Who would you like to see on a future Monster of The Week post? Comment below, and if you haven’t done so already check out our other tweets for more information on NeverEnding’s upcoming animation platform!

Check out our last Monster of the Week post here

Monster of the Week: Nightwalker

Don’t let its beautiful baby smooth skin fool you, the Nightwalker takes no prisoners. 

NeverEnding’s Nightwalker

What is a nightwalker?

This week we’re kicking off Monster Of The Week with a more well-known creature of the night – and the living embodiment of death itself. Nightwalkers appear to be comprised of shadow, but these colossal humanoid-shaped terrors are actually undead. And they’ll stop at nothing to eliminate your players.

Where do nightwalkers come from?

There’s much more to their origin than there is for the typical shambling undead. Nightwalkers are born from a failed ritual created by those who try to inhabit powers of the Negative Energy plane. You can think of the Negative Energy plane as a sort of alternate dimension where almost no living creature can safely travel. Why? Because it contains such high amounts of (living? dead? hungry? all of the above?) darkness. Think of Stephen Hawking’s description of Black Holes, but instead of going through the fun that is spaghettification you’ll just slowly shrivel into cold dusty shadow, as all hope, light, and laughter drains away. The plane of existence where Nightwalkers originate is a sinister plane indeed. Nightwalkers fall under the evil alignment. Allegedly, Nightwalkers consist of the same shadowy darkness as the negative energy plane. Being undead, they have no problem surviving this dread domain.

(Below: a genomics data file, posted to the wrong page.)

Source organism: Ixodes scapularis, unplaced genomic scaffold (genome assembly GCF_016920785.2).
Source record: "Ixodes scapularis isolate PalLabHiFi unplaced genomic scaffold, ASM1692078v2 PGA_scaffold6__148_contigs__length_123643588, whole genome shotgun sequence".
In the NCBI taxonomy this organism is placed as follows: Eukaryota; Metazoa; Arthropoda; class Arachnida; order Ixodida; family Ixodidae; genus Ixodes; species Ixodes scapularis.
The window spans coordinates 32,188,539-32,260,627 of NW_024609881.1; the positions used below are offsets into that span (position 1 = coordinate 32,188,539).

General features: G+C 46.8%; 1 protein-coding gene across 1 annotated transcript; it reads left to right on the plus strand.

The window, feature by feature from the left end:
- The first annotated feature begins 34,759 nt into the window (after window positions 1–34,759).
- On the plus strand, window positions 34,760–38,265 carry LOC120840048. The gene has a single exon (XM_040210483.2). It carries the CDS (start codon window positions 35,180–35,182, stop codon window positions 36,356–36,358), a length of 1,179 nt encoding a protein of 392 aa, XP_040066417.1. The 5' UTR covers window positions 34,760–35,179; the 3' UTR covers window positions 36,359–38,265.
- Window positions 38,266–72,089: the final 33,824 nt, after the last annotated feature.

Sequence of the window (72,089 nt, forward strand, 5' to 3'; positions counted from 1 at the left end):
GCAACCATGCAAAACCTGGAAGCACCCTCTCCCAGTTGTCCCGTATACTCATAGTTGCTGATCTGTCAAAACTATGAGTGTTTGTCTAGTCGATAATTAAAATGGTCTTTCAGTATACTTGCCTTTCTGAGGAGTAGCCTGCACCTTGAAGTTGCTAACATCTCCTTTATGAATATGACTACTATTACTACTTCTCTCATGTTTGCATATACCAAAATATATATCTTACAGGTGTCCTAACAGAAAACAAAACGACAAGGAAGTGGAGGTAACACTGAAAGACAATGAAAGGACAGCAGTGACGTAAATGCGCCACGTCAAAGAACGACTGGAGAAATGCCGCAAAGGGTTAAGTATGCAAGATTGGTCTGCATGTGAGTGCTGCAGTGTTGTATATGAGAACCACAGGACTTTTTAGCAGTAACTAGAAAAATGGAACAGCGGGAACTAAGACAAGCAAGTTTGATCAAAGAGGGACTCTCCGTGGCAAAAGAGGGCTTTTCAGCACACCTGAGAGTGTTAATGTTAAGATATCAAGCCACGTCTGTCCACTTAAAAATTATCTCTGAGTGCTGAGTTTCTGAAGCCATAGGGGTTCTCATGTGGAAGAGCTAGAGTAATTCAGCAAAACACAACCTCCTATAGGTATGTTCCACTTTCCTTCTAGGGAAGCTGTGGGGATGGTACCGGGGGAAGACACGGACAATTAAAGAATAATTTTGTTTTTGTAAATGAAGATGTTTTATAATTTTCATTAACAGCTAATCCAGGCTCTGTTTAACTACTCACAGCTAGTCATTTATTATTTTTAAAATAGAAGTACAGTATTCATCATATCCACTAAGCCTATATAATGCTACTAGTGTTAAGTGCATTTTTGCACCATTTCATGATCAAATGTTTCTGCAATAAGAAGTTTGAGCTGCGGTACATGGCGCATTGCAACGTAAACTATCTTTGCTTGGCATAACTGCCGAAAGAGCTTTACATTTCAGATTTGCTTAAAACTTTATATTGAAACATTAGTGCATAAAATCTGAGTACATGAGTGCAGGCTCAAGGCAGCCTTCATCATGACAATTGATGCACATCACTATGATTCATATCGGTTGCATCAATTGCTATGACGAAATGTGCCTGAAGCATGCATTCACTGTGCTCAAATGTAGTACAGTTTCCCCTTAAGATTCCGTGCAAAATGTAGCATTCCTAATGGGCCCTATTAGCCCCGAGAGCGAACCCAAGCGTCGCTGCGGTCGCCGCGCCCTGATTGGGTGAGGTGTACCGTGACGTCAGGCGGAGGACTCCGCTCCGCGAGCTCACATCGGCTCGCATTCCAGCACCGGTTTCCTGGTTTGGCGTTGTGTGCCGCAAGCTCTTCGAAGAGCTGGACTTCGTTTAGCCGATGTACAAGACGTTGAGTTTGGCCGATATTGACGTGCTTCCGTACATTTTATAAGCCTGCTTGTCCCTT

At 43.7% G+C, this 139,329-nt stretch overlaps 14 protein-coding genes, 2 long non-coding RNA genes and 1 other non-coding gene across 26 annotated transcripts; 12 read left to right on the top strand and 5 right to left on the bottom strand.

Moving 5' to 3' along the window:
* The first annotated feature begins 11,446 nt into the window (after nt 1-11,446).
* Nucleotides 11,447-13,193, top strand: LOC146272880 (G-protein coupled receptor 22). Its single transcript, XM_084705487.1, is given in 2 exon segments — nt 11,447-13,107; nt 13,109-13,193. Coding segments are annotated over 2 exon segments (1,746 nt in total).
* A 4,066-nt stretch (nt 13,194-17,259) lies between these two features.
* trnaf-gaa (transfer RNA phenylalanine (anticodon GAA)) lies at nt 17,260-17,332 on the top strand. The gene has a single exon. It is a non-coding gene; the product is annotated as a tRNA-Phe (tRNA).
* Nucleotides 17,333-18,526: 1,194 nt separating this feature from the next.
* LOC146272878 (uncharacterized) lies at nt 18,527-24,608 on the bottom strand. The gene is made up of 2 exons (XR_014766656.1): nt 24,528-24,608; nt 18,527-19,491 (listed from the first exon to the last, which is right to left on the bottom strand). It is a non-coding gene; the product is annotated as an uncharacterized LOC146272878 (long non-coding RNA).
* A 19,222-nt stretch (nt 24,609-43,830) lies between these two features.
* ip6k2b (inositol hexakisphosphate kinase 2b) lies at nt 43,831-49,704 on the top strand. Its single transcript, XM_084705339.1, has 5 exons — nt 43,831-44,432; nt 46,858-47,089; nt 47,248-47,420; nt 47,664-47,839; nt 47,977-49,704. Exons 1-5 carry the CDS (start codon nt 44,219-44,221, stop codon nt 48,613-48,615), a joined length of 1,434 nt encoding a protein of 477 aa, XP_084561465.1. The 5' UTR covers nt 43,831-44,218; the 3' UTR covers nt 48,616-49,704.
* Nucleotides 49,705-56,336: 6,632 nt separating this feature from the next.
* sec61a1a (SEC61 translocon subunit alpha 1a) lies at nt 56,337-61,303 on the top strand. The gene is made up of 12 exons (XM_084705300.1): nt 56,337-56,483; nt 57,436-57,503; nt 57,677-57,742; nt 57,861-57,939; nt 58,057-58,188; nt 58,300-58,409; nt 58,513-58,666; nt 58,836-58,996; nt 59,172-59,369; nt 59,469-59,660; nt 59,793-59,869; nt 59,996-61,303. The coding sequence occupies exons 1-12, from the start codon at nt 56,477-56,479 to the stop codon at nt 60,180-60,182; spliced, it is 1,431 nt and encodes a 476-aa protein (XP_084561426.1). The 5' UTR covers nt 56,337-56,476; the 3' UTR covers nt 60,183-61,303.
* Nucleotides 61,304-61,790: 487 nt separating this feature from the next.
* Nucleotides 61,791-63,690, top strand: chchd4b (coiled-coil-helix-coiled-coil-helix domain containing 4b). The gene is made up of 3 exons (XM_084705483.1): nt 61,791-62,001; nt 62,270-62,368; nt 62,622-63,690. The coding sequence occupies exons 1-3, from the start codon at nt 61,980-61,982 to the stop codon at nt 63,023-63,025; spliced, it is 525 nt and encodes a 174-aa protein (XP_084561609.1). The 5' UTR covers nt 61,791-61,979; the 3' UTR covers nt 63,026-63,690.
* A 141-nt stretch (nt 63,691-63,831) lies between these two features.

Did we mention, they’re really, really big? Despite their 20 ft stature, Nightwalkers are capable of hiding from the players’ sight by camouflaging into darker environments such as fallow farm fields, dark forests, and the abandoned backlot of Disney’s Hollywood Studios… *gulp*.


Ok, so just like the nightmares I still have about that backlot tour, the Nightwalker is capable of stunning its prey within a 30 ft radius by using their evil gaze. They become literally paralyzed with fear. Fear isn’t their only weapon. Like many evil beings in real life, Nightwalkers are extremely charismatic. Because they have such high charisma, they’re extremely capable of intimidating players without having to flex a muscle. Although a large part of that has to do with the Nightwalker’s physical stature, it’s fear of the unknown that you want to emphasize to keep your players sweating. Or you can just focus on the fear of a gigantic malevolent creature that harnesses the powers of the Negative Energy plane. That works too.

So who’s your candidate for a Monster of The Week?